If you will inherit money…
If you stand to inherit a significant amount of money, earmark it toward financial goals ahead of time so you’ll be confident you’re putting it where it will do the most good. Here are a few options to consider:
- Pay off high-interest debt. High-interest debts such as credit card debt and personal loans eat away at your efforts to build savings. If you carry a balance, interest payments cause your debt to grow quickly. Pay off debts to save on interest and free up cash for other financial goals.
- Make a down payment on a home. Many mortgages require you to put down as much as 20 percent of the purchase price of a house. The larger your down payment, the smaller your monthly mortgage payments and interest rate will likely be. If you already have a mortgage, you can use the cash to pay it down early.
- Save for retirement. Use your windfall to help you boost savings in a tax-advantaged retirement account, such as a 401(k). In 2021, you can save up to $19,500 in your 401(k), or $26,000 with catch-up contributions for those age 50 and older. Money invested in the account grows tax-deferred until you retire.
If you will inherit a house…
Real estate can make a more complicated inheritance. Here are two important questions to help you prepare to inherit a house:
- What are the costs? Unlike a cash inheritance, a real estate inheritance can come with financial obligations. If you’ve been told that one day the family house will be yours, find out ahead of time what costs you may need to cover should you decide to keep the home. First, is there a mortgage? If so, do the terms of the mortgage allow you to take over payments, or do they require the mortgage balance to be paid in full when the property transfers ownership? Also, be aware of property taxes and maintenance costs. If you’re not readily able to cover these costs, you may consider selling the home.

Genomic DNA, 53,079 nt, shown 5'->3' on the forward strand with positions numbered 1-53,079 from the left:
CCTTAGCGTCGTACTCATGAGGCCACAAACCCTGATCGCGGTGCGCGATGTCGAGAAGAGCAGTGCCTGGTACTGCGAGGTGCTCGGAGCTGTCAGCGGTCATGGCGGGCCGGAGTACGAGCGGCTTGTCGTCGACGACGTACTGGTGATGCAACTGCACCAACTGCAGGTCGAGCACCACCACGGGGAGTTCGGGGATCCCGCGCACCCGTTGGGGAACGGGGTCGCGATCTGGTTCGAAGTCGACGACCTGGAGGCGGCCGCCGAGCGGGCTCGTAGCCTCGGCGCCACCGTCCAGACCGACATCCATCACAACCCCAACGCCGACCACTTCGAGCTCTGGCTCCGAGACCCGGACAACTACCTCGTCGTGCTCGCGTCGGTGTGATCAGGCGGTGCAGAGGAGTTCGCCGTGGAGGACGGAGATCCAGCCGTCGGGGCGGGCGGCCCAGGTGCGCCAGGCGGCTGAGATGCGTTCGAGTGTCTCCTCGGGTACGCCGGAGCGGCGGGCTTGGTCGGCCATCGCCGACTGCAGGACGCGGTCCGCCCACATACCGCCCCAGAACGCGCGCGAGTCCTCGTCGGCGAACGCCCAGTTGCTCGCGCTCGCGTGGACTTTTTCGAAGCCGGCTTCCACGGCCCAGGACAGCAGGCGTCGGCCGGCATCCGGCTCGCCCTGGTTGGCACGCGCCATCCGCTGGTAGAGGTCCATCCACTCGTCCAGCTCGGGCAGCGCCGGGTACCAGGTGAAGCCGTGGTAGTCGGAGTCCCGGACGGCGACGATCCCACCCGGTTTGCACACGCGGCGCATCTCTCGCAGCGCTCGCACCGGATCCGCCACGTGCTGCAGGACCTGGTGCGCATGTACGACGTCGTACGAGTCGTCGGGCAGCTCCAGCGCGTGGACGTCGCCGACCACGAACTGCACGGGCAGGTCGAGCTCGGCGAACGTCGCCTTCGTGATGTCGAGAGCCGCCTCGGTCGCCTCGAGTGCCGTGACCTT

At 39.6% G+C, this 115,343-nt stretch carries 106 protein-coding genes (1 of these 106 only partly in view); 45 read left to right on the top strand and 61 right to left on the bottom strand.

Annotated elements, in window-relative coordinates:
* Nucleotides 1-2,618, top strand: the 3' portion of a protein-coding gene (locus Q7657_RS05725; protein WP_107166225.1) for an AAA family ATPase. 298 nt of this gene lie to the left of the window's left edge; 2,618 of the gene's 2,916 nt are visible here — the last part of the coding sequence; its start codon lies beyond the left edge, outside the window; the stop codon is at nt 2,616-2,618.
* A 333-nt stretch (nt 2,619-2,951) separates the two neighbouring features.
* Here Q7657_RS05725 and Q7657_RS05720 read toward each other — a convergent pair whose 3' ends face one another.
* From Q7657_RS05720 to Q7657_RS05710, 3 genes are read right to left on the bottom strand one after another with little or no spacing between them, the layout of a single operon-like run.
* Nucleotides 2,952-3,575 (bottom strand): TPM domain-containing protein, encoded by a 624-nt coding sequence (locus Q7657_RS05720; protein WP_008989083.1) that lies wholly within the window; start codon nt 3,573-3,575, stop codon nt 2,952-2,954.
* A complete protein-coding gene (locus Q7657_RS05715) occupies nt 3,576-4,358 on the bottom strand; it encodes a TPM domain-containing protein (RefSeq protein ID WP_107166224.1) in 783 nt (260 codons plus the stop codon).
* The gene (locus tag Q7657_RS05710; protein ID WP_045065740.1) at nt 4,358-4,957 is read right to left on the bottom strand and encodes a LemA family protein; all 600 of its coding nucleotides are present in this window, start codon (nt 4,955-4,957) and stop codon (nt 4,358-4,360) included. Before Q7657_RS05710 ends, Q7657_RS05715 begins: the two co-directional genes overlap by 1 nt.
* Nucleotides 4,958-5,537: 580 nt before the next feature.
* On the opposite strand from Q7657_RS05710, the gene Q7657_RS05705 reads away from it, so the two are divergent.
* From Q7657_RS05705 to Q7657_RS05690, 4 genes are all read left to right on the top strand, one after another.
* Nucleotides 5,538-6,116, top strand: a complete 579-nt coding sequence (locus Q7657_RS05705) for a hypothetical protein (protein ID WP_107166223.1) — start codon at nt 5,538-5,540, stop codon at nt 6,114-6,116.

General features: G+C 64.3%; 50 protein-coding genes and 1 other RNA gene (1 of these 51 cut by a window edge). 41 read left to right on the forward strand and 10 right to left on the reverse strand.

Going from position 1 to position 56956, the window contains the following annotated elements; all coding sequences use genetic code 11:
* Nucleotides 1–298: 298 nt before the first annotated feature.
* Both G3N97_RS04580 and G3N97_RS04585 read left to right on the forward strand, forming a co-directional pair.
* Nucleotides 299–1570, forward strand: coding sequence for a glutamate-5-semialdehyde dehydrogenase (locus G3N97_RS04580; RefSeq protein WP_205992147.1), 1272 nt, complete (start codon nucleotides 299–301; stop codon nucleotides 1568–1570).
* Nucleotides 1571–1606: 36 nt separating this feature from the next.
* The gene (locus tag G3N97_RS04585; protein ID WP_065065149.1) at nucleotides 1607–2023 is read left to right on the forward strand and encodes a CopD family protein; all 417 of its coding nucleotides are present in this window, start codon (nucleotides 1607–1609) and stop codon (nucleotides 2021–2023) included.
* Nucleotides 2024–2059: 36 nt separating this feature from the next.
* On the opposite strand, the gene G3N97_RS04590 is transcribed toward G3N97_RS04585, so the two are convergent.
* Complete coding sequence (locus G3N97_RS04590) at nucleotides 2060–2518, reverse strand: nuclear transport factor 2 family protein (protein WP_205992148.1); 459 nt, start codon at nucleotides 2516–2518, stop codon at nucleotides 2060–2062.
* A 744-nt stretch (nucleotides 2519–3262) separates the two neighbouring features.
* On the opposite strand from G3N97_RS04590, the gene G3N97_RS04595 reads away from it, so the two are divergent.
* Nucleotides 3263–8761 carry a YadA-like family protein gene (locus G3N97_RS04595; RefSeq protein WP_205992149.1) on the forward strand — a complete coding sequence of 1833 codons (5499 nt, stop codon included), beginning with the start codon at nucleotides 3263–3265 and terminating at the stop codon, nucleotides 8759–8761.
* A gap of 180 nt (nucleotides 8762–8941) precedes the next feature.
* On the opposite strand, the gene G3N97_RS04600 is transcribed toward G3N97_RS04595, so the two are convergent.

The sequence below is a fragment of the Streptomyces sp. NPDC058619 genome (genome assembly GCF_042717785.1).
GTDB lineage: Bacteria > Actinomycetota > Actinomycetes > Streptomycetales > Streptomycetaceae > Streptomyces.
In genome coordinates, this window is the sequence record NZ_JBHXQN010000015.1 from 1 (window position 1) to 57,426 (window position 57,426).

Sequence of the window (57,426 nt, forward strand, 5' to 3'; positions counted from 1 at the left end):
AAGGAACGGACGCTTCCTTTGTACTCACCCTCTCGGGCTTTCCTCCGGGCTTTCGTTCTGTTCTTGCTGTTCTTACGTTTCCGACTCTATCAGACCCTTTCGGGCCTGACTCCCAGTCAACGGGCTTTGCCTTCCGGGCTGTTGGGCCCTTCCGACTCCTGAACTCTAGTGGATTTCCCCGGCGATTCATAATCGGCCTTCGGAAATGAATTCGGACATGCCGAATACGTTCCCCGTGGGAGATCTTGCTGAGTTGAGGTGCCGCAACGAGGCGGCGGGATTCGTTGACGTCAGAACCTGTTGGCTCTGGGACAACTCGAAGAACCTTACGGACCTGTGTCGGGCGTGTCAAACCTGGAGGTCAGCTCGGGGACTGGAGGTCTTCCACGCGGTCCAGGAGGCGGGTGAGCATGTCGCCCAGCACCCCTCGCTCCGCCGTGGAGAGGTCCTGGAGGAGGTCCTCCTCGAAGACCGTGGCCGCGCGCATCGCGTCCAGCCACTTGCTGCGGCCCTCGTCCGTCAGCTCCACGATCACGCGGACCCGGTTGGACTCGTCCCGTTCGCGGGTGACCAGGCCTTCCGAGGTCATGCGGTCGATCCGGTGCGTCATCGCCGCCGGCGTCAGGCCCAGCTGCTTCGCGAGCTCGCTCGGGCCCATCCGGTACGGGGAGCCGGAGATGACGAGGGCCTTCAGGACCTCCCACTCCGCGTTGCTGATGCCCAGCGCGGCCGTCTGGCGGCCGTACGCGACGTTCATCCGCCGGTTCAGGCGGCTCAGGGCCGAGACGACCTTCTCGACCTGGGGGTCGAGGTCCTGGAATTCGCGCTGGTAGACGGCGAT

- Is the inheritance shared? It’s not uncommon for siblings to inherit a piece of property together. If that’s your situation, then the most important thing is understanding each heir’s wants and needs. Then you can decide whether it makes sense to sell the home and split the profit, rent it out jointly, or keep it in the family by having one heir buy out the others’ shares.
Before you can be sure exactly how much you’ll be getting from an inheritance, you have to consider the tax bill. How much you might owe depends on several factors:
- In general, you do not owe income taxes on an inheritance. An exception occurs when you’ve inherited the right to receive payments, say from a traditional IRA or 401(k).
- Federal estate taxes — charged to the estate — are not levied on estates worth less than $11.7 million. Connecticut, Hawaii, Illinois, Maine, Maryland, Massachusetts, Minnesota, New York, Oregon, Rhode Island, Vermont, Washington, and the District of Columbia levy estate taxes on people who lived or owned property within their borders.
- Inheritance taxes — charged to the heir — do not exist at the federal level, though Iowa, Kentucky, Maryland, Nebraska, New Jersey, and Pennsylvania levy their own on inheritances from decedents who lived or owned property in those states. Often, closely related heirs are exempt from these state inheritance taxes.
- If you sell a home you inherited for more than its fair market value at the time you inherited it, you will realize a capital gain and potentially owe capital gains tax. You may avoid all or part of this tax if you use the house as your primary residence for two years out of a five-year period before selling.
Planning for inheritance is an important part of keeping on top of your personal finances, helping you decide how much you need to save for your financial goals and what you need to do now so a bequest can do the most good in the future.